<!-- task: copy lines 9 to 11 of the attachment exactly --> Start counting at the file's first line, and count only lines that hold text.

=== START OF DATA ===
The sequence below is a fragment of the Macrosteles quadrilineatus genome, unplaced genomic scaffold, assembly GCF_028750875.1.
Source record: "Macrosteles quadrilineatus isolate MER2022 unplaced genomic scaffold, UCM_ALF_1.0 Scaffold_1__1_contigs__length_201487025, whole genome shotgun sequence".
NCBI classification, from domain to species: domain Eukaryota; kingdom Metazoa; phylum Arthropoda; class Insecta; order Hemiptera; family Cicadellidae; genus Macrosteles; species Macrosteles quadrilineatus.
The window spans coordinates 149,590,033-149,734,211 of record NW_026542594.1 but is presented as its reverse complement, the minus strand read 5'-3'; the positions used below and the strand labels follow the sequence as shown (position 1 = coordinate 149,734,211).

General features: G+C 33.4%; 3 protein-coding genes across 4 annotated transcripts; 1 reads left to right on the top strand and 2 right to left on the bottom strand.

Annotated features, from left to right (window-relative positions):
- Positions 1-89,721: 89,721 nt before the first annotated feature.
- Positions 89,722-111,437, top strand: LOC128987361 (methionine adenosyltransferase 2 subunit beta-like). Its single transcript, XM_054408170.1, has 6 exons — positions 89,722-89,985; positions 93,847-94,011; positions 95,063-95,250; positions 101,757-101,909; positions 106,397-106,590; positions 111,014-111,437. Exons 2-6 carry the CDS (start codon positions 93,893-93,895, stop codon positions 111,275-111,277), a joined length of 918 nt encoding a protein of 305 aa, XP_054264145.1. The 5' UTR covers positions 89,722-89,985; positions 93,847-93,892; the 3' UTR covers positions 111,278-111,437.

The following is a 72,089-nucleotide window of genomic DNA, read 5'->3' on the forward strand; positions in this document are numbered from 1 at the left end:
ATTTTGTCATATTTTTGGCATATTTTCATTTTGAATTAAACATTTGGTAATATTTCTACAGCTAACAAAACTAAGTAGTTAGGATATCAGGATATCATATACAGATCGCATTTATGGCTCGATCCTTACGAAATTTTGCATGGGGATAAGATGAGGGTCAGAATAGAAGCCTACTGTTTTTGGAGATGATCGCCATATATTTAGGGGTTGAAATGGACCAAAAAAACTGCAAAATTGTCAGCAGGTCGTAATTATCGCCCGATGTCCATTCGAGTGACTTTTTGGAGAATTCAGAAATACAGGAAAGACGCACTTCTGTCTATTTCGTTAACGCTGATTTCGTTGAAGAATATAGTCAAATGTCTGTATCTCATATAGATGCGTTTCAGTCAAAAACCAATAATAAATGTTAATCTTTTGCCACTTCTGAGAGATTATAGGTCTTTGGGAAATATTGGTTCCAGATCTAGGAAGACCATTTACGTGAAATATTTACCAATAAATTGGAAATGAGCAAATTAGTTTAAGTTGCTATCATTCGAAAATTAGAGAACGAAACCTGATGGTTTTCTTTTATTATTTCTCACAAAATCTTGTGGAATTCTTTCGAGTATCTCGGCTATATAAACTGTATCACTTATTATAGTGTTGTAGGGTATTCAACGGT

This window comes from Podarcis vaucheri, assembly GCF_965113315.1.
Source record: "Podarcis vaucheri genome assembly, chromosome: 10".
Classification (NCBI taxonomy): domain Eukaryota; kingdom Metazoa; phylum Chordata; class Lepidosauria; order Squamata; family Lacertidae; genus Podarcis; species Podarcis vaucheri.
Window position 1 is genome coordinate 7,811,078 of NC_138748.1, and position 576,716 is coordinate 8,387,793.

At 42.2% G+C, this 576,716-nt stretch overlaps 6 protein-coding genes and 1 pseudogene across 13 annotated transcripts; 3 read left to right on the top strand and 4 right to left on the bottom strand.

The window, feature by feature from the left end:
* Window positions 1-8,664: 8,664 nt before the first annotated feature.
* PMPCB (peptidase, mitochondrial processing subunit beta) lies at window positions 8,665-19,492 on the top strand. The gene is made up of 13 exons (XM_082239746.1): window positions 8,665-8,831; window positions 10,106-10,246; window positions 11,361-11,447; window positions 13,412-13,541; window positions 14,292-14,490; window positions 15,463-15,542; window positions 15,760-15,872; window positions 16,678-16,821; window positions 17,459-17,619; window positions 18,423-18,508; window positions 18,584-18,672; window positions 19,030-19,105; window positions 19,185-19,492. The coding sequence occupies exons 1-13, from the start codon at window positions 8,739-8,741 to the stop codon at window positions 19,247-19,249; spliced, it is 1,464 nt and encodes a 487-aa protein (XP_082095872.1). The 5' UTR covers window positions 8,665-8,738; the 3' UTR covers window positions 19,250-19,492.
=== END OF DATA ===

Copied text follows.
The following is a 72,089-nucleotide window of genomic DNA, read 5'->3' on the forward strand; positions in this document are numbered from 1 at the left end:
ATTTTGTCATATTTTTGGCATATTTTCATTTTGAATTAAACATTTGGTAATATTTCTACAGCTAACAAAACTAAGTAGTTAGGATATCAGGATATCATATACAGATCGCATTTATGGCTCGATCCTTACGAAATTTTGCATGGGGATAAGATGAGGGTCAGAATAGAAGCCTACTGTTTTTGGAGATGATCGCCATATATTTAGGGGTTGAAATGGACCAAAAAAACTGCAAAATTGTCAGCAGGTCGTAATTATCGCCCGATGTCCATTCGAGTGACTTTTTGGAGAATTCAGAAATACAGGAAAGACGCACTTCTGTCTATTTCGTTAACGCTGATTTCGTTGAAGAATATAGTCAAATGTCTGTATCTCATATAGATGCGTTTCAGTCAAAAACCAATAATAAATGTTAATCTTTTGCCACTTCTGAGAGATTATAGGTCTTTGGGAAATATTGGTTCCAGATCTAGGAAGACCATTTACGTGAAATATTTACCAATAAATTGGAAATGAGCAAATTAGTTTAAGTTGCTATCATTCGAAAATTAGAGAACGAAACCTGATGGTTTTCTTTTATTATTTCTCACAAAATCTTGTGGAATTCTTTCGAGTATCTCGGCTATATAAACTGTATCACTTATTATAGTGTTGTAGGGTATTCAACGGT

This window comes from Podarcis vaucheri, assembly GCF_965113315.1.